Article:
So, how does inner ear fluid lead to dizziness?

The inner ear is the balance center, sending signals to the brain that tell you where your body exists in space. With too much fluid, the pressure builds up and can cause dizziness and hearing loss.


Certain medications can also cause or contribute to dizziness in the morning. Asking your general practitioner about the side effects of new or existing medications can help identify the culprit.

Medications that are more likely to cause dizziness include:

  • Antibiotics
  • Antidepressants
  • Antipsychotics
  • Anti-seizure medications
  • Antivirals
  • Diuretics
  • Immunosuppressants
  • Pain relievers (especially opioids)

Sleep Apnea

Sleep apnea is a sleep disorder that causes you to stop breathing for several seconds throughout the night. When this occurs, the levels of oxygen in your blood and body decline, which may make you feel dizzy. This condition may also cause headaches and daytime sleepiness and can increase your risk of developing chronic conditions like diabetes, heart disease, and obesity.

Sleep apnea needs to be diagnosed and treated by a sleep professional — often by using a continuous positive airway pressure (CPAP) machine after having a sleep study performed. 

How Can You Stop Feeling Dizzy in the Morning?

So, how can you take the information we’ve discussed about potential causes of dizziness and turn it into a solution? It starts with identifying the cause of your dizziness so that you can address it directly. 

For example, is your dizziness related to dehydration? Make a point of drinking more water during the day. Just make sure you stop at least two hours before bedtime — otherwise, it’s likely to wake you up in the middle of the night for a bathroom break.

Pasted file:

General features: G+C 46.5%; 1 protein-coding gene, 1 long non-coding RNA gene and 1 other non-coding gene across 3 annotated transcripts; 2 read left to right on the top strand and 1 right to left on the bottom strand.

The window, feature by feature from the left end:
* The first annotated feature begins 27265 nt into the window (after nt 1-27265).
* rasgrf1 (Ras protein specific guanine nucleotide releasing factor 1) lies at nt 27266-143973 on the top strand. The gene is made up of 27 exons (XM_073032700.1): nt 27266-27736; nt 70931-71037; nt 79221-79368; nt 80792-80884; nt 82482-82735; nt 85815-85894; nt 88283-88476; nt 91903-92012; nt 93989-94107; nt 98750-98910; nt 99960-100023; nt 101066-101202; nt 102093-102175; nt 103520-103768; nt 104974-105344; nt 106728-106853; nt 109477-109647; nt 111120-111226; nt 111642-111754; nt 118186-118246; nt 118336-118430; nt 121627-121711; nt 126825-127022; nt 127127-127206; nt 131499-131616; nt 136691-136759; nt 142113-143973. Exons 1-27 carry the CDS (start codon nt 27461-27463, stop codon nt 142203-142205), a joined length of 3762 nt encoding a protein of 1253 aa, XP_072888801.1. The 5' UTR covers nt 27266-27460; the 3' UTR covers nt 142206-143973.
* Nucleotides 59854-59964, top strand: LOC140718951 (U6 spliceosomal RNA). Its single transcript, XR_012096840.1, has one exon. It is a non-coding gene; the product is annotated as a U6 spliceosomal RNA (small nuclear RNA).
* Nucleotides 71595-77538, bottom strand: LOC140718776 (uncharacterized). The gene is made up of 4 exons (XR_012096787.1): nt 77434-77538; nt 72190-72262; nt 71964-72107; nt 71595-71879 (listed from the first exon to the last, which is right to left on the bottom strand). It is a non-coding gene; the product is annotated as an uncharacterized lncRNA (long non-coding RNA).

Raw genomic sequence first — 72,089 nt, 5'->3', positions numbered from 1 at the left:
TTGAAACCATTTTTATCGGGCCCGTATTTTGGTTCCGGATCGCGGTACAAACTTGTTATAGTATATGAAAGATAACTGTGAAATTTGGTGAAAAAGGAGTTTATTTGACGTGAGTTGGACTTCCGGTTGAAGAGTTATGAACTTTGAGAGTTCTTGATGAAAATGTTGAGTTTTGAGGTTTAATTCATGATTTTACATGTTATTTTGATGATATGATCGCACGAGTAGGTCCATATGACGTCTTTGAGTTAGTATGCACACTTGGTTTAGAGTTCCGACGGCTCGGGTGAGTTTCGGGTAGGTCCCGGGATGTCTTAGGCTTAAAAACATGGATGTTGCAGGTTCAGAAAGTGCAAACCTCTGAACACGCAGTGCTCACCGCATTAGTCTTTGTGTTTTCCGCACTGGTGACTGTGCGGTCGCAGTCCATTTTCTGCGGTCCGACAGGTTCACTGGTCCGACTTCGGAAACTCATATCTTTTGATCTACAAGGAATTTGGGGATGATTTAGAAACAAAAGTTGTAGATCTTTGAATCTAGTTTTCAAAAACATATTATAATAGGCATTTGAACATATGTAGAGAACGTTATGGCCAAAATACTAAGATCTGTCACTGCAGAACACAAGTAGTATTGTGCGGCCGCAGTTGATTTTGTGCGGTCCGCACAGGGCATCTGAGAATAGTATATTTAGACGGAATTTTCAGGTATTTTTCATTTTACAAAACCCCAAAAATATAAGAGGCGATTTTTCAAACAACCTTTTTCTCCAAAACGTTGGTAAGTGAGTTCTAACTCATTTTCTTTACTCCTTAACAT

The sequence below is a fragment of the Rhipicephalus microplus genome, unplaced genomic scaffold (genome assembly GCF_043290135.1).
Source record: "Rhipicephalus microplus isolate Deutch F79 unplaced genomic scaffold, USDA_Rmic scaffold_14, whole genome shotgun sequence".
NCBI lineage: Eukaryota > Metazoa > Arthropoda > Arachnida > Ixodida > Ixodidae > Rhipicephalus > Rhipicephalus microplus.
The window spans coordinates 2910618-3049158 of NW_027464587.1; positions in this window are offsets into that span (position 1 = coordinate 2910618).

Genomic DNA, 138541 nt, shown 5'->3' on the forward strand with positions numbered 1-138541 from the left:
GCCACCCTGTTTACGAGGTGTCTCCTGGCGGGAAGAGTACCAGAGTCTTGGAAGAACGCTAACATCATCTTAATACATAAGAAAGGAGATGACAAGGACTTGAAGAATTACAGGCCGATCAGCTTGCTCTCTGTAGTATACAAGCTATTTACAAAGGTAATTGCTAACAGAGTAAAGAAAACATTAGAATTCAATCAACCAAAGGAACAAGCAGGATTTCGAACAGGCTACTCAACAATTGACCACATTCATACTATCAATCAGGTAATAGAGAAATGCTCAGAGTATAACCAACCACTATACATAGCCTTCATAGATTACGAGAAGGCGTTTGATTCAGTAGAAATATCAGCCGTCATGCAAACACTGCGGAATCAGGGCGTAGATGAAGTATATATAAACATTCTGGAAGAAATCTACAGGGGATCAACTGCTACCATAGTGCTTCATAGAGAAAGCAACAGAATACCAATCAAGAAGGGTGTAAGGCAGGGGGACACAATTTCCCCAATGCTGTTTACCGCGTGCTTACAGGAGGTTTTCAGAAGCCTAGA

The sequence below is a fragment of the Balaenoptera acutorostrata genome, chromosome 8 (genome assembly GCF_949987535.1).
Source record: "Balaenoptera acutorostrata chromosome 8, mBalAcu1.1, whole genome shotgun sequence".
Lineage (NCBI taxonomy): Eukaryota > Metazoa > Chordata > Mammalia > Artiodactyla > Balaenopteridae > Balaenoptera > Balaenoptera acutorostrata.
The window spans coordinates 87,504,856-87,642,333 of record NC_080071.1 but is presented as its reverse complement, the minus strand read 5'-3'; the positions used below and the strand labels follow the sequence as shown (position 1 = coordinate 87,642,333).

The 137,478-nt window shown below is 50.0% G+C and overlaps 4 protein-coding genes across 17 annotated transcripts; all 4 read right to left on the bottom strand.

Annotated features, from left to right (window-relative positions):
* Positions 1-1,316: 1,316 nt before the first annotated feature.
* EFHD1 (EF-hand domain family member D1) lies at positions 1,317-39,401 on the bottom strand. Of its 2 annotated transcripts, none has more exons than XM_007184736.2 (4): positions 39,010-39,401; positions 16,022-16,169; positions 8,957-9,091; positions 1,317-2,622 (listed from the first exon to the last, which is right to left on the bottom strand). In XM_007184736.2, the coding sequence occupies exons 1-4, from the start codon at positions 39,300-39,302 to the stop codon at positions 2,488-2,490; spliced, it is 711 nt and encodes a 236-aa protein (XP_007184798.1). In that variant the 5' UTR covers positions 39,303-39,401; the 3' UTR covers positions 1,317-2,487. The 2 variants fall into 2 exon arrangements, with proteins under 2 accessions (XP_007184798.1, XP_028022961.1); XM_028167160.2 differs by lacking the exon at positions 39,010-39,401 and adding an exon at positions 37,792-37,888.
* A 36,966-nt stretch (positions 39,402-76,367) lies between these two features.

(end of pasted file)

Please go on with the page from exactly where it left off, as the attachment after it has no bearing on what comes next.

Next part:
Taking your time getting out of bed in the morning can also help. Sit up slowly, wait a few minutes, then stand up. Changing positions gradually can help make the blood pressure swings less dramatic, reducing the risk of dizziness or falls. 

If you notice that your dizziness persists, speak to your general practitioner for personalized guidance and advice.

The Bottom Line

Although there are a variety of potential causes, it’s crucial to narrow them down so that you can address your dizziness directly. Working with a CBT-I coach can help you create a more supportive sleep routine to improve the quality and quantity of your rest. There’s nothing much better than a good night’s sleep — and we’d love to help you get there. 

Take our free sleep quiz to learn more about your sleep patterns and get started on seeking guidance. 


Dehydration | MedlinePlus

What Is Ménière’s Disease? — Diagnosis and Treatment | PMC

The Clinical Spectrum of Dizziness in Sleep Apnea | Otology & Neurotology

Low Blood Pressure – When Blood Pressure Is Too Low | American Heart Association

Vertigo and Sleep: How to Get a Better Night’s Rest with Vertigo | Upper Cervical Seneca